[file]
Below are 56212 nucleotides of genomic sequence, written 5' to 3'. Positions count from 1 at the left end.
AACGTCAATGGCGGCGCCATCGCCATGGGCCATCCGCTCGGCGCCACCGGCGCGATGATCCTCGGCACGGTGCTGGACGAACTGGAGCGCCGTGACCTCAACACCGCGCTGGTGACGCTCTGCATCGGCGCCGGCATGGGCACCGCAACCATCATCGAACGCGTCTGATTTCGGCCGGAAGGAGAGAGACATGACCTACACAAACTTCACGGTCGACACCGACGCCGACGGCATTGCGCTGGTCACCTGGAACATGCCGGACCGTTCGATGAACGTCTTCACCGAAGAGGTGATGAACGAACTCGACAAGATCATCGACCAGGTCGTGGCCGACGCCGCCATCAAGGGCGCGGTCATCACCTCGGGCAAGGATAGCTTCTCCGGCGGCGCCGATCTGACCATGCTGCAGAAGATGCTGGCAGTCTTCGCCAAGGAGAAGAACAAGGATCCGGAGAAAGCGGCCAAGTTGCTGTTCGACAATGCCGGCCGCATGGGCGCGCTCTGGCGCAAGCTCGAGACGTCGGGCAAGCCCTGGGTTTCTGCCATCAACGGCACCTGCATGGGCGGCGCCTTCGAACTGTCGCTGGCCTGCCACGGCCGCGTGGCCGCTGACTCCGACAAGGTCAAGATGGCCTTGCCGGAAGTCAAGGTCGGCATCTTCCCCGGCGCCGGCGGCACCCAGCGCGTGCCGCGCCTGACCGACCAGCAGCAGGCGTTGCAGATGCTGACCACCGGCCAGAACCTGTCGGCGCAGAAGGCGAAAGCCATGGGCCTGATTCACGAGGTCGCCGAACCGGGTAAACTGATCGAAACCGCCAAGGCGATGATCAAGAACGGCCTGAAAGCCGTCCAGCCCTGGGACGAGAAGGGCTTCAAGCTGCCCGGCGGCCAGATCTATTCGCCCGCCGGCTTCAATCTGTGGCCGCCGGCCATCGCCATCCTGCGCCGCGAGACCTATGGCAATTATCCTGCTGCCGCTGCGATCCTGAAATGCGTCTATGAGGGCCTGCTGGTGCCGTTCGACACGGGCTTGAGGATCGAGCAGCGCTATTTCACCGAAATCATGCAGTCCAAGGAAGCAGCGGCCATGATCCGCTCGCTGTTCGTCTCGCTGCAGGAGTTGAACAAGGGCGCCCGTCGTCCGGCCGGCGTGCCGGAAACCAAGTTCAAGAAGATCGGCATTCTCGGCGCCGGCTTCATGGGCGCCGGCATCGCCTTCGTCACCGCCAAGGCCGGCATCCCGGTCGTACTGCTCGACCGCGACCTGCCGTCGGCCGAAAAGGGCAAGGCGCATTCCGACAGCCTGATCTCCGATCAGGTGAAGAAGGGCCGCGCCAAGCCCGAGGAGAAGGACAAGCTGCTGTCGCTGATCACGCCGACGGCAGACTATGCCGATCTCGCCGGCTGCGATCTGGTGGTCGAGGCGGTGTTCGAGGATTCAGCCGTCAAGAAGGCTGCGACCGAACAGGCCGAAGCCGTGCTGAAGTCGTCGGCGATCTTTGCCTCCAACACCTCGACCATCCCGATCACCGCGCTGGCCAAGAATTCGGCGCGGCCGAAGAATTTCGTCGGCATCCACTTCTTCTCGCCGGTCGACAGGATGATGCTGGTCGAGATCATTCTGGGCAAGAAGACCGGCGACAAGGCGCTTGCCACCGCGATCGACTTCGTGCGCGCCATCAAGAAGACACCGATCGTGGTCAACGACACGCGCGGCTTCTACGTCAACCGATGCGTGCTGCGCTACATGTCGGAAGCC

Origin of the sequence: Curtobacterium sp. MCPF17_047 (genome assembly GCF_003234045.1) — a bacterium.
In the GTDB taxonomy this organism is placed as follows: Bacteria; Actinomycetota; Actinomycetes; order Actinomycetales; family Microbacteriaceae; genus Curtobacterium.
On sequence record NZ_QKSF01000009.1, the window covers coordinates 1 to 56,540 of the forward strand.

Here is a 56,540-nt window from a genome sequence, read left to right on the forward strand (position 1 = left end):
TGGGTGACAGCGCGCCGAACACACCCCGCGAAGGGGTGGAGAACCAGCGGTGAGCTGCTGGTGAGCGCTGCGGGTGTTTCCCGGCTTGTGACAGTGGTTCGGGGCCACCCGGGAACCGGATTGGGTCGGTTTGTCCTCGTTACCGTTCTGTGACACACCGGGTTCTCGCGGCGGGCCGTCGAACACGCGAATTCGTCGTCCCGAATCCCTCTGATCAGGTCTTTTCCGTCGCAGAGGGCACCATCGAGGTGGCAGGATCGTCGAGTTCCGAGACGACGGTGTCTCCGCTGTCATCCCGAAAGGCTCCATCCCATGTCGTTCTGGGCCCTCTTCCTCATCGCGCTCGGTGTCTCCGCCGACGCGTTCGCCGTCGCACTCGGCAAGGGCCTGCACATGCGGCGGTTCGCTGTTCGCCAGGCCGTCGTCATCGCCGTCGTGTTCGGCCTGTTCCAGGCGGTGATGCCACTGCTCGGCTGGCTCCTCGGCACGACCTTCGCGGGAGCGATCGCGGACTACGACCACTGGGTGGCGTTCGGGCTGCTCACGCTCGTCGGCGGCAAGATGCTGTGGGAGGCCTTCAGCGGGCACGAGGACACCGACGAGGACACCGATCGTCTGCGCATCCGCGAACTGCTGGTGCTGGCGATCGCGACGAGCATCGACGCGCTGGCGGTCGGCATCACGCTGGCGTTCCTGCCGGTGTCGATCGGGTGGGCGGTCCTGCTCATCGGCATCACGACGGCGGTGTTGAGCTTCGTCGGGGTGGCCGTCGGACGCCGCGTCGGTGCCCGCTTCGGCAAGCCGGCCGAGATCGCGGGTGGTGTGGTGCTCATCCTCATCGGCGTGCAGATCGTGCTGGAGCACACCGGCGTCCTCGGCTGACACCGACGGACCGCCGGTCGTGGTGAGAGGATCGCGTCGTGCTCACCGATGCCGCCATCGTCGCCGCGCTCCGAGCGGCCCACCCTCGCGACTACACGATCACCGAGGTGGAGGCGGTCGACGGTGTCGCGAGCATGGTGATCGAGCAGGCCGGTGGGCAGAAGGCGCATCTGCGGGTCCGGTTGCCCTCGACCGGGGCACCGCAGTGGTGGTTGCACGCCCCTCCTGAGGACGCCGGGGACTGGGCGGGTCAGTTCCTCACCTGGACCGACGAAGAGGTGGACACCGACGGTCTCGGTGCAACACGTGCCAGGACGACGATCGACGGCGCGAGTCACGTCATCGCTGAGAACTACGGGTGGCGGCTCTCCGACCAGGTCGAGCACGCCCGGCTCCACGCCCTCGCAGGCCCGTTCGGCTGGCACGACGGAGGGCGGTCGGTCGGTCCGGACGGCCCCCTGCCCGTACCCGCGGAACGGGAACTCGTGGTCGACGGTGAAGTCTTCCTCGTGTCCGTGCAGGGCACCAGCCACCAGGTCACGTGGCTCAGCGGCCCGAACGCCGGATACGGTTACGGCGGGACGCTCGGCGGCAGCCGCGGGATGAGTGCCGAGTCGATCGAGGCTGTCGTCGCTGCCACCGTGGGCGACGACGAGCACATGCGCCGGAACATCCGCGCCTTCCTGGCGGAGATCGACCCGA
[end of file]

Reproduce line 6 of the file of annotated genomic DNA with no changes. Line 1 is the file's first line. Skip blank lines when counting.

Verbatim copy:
Here is a 56,540-nt window from a genome sequence, read left to right on the forward strand (position 1 = left end):